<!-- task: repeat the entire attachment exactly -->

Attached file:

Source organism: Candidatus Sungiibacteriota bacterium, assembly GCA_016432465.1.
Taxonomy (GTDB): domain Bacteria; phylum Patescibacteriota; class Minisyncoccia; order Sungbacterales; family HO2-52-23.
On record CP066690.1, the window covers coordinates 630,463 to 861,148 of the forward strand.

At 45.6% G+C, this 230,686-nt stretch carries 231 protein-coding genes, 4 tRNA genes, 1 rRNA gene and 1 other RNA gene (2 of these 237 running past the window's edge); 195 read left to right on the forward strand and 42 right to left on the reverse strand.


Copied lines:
Source organism: Candidatus Sungiibacteriota bacterium, assembly GCA_016432465.1.
Taxonomy (GTDB): domain Bacteria; phylum Patescibacteriota; class Minisyncoccia; order Sungbacterales; family HO2-52-23.
On record CP066690.1, the window covers coordinates 630,463 to 861,148 of the forward strand.

At 45.6% G+C, this 230,686-nt stretch carries 231 protein-coding genes, 4 tRNA genes, 1 rRNA gene and 1 other RNA gene (2 of these 237 running past the window's edge); 195 read left to right on the forward strand and 42 right to left on the reverse strand.